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Dishing up dumplings

Carol Johnson has been making old-fashioned dumplings for years -- a recipe passed down in her family for generations. Next weekend she will be on hand to help for the church fundraiser. Submitted Photo1 / 2
Eksjo Lutheran Church in Lake Park will be where the old fashioned-dumpling dinner will be held to raise money for the elderly and members of the congregation who could use a good, homemade meal. Submitted Photo2 / 2

Ask around and one may find it quite difficult to stumble upon a place that serves up good, old-fashioned dumplings.

Not the small dumplings found in soups, but the large potato-laced balls served up as a side dish. They are a rare sight.

But for the first time, folks at Eksjo Lutheran Church in Lake Park will be serving them up as a fundraiser.

The event is scheduled for Sunday, Feb. 17, from 11 a.m. to 1 p.m. at the church.

The idea stems from one of the members of the church, whose mother is Carol Johnson, a diner owner in Flom, Minn., who is well known for her old, traditional, family recipe that had been passed on for generations.

"She makes these dumpling dinners like twice a month, and people come from all around for them," said Melanie Hanson, who is coordinating the event.

According to Hanson, Johnson will be on hand to help other members of the church learn the art of the delectable dumpling as they cook up a dinner for 300.

"We'll serve them with ham, coleslaw, sweet corn the church grew this past summer and froze and ice cream," said Hanson.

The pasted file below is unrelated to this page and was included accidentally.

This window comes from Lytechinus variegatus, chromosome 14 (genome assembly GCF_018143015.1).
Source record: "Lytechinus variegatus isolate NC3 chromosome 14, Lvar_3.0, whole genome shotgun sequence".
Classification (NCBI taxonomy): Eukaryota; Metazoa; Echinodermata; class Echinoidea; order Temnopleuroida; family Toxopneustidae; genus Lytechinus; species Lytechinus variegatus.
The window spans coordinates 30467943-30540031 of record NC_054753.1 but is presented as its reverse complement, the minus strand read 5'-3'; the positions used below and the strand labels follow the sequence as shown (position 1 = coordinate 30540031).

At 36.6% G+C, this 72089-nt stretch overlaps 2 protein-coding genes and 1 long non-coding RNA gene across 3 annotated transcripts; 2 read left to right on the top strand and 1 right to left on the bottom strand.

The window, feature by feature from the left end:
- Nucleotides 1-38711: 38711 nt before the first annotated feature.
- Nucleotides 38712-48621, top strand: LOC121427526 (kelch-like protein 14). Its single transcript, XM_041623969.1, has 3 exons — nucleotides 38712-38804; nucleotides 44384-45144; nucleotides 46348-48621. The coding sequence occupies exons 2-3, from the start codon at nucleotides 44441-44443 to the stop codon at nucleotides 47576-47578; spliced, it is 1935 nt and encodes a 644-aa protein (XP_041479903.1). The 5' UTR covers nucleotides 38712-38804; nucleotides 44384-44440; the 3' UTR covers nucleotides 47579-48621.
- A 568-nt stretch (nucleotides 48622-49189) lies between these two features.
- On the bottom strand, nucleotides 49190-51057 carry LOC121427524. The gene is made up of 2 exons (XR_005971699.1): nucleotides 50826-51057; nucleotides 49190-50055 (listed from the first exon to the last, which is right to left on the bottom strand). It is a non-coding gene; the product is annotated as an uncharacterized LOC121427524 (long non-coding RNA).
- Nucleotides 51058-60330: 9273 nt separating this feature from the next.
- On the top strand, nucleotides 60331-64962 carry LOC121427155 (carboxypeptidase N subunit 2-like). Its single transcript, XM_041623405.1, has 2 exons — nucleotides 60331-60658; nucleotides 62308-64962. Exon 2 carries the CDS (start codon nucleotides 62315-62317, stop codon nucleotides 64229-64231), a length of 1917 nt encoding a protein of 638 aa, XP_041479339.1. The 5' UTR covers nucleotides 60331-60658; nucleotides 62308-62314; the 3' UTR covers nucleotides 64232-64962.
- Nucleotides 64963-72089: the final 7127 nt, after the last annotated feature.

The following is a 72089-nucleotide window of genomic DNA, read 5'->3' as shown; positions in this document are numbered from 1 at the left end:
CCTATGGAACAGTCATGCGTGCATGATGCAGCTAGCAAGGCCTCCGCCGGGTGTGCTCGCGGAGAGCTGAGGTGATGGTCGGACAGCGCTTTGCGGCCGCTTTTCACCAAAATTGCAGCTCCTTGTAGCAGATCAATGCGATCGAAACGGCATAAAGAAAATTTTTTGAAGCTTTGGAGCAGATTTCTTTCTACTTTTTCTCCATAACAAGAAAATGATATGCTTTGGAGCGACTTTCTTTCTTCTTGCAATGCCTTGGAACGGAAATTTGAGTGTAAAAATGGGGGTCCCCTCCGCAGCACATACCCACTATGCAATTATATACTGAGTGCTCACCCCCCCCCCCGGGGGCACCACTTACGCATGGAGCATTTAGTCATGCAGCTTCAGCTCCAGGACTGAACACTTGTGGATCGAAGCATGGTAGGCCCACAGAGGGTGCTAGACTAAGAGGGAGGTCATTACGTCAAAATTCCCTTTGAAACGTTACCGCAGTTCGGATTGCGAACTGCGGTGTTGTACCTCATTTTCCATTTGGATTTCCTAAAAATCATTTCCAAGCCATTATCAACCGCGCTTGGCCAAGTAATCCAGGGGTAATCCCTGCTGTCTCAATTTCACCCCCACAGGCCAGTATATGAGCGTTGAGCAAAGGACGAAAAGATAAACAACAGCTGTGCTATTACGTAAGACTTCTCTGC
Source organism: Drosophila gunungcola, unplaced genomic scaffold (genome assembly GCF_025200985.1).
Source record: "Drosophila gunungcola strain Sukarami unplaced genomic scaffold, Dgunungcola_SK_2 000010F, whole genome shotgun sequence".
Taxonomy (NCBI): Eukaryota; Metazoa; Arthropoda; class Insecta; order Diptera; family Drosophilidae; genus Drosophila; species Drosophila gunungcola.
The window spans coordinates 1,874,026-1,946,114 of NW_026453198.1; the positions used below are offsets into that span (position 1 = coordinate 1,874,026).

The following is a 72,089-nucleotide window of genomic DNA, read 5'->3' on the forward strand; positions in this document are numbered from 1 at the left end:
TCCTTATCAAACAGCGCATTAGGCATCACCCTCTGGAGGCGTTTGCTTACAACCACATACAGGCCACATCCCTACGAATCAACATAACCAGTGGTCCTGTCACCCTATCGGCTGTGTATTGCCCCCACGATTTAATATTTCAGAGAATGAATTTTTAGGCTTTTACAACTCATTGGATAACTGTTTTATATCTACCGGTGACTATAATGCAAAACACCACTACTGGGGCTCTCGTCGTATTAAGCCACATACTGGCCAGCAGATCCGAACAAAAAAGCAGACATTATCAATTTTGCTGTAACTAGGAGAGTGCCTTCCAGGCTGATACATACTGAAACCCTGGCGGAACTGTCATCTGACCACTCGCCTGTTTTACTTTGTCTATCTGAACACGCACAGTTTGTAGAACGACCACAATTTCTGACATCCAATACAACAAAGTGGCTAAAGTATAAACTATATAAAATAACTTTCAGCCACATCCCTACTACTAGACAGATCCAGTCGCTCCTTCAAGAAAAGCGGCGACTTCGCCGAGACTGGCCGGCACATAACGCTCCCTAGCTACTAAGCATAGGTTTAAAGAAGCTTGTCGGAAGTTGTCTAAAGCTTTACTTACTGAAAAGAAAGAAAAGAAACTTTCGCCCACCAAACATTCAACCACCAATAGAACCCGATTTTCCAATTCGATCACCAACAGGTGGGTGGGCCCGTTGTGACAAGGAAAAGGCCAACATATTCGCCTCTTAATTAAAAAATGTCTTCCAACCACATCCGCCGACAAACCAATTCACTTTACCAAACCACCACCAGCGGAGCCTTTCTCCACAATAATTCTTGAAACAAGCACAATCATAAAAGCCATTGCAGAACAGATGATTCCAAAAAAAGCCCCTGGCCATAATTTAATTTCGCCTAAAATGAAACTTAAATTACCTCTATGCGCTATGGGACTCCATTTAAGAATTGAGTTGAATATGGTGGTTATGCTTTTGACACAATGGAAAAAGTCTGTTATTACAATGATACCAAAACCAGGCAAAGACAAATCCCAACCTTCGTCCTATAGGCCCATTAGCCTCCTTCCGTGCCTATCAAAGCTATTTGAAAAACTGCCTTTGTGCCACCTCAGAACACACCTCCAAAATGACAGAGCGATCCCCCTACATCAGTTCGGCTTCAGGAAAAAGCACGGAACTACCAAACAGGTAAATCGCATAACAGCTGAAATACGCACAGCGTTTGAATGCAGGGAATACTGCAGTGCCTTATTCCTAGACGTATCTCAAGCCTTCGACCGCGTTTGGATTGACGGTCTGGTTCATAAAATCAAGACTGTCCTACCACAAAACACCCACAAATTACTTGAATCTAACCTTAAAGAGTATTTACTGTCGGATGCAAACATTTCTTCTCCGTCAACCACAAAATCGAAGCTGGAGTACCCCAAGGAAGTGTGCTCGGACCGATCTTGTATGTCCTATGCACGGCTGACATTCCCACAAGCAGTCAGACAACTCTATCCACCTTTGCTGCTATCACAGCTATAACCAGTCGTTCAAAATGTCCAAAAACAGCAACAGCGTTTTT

The old-fashioned dumpling dinner will be a free-will donation, with proceeds going into a fairly new fund that has been set up at Eksjo called the "Angel Food Project."

"We started it about a year and a half ago where members of our church will cook up homemade meals like casseroles, ham and potatoes, and then we package them up and deliver them to some of our church's elderly or those who need it," said Hanson, who says they'll often help out people who have had medical issues or somebody who has been through a hardship of some kind.

She says only recently did the congregation come to realize how there were members of their own church that didn't have any food in their house or in some cases, the inability to fix their own meals.

"We have an elderly member of our congregation whose arthritis had gotten so bad she couldn't even open a can opener, and so she ended up hospitalized due to malnutrition because when you live in a rural community and you don't drive, it can be really tough."

Hanson says they have so many good cooks at their church willing to roll up their sleeves and do the work creating the homemade, nutritious meals, but they were only able to donate so much in terms of food. Now, the church is doing what they can to raise funds for the project.

"It's not like a meals on wheels," Hanson warned. "We're not anything people should depend on for their daily needs, but they're just meals that can be frozen and then taken out when they're really needed like if they're not feeling good and can't get to the senior center to eat or something like that."

Hanson says the Angel Food Project has become quite popular in the community, and has even been life-changing for some.

"We've had members say it's actually kept them in their homes longer because they've got this resource and hopefully it helps keep them healthier," said Hanson.